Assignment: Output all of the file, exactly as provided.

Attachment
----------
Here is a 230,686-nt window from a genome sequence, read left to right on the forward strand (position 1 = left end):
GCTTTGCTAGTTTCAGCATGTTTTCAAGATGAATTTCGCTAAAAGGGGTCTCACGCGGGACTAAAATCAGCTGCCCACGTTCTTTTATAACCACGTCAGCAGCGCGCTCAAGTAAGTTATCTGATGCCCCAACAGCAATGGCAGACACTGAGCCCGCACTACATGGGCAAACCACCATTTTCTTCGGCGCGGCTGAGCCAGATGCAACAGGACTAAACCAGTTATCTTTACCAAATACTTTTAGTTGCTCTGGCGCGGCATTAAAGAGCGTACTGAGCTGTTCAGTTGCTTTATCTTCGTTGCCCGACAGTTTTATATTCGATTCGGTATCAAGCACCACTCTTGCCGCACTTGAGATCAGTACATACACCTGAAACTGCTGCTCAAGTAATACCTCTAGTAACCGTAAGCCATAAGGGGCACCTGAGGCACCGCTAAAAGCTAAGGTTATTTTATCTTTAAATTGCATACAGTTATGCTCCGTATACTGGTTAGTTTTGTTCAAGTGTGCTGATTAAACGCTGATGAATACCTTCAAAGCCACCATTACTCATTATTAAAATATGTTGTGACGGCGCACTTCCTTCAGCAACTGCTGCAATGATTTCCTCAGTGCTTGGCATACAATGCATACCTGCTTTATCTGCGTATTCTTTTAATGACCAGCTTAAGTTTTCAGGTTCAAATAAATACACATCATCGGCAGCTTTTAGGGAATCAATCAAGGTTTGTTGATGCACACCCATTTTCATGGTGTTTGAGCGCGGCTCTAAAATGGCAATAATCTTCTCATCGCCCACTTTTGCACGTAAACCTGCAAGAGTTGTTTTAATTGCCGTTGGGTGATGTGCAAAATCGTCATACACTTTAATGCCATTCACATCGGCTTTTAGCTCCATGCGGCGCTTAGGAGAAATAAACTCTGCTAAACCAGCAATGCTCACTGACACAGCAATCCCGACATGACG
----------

Here is a 230,686-nt window from a genome sequence, read left to right on the forward strand (position 1 = left end):
GCTTTGCTAGTTTCAGCATGTTTTCAAGATGAATTTCGCTAAAAGGGGTCTCACGCGGGACTAAAATCAGCTGCCCACGTTCTTTTATAACCACGTCAGCAGCGCGCTCAAGTAAGTTATCTGATGCCCCAACAGCAATGGCAGACACTGAGCCCGCACTACATGGGCAAACCACCATTTTCTTCGGCGCGGCTGAGCCAGATGCAACAGGACTAAACCAGTTATCTTTACCAAATACTTTTAGTTGCTCTGGCGCGGCATTAAAGAGCGTACTGAGCTGTTCAGTTGCTTTATCTTCGTTGCCCGACAGTTTTATATTCGATTCGGTATCAAGCACCACTCTTGCCGCACTTGAGATCAGTACATACACCTGAAACTGCTGCTCAAGTAATACCTCTAGTAACCGTAAGCCATAAGGGGCACCTGAGGCACCGCTAAAAGCTAAGGTTATTTTATCTTTAAATTGCATACAGTTATGCTCCGTATACTGGTTAGTTTTGTTCAAGTGTGCTGATTAAACGCTGATGAATACCTTCAAAGCCACCATTACTCATTATTAAAATATGTTGTGACGGCGCACTTCCTTCAGCAACTGCTGCAATGATTTCCTCAGTGCTTGGCATACAATGCATACCTGCTTTATCTGCGTATTCTTTTAATGACCAGCTTAAGTTTTCAGGTTCAAATAAATACACATCATCGGCAGCTTTTAGGGAATCAATCAAGGTTTGTTGATGCACACCCATTTTCATGGTGTTTGAGCGCGGCTCTAAAATGGCAATAATCTTCTCATCGCCCACTTTTGCACGTAAACCTGCAAGAGTTGTTTTAATTGCCGTTGGGTGATGTGCAAAATCGTCATACACTTTAATGCCATTCACATCGGCTTTTAGCTCCATGCGGCGCTTAGGAGAAATAAACTCTGCTAAACCAGCAATGCTCACTGACACAGCAATCCCGACATGACG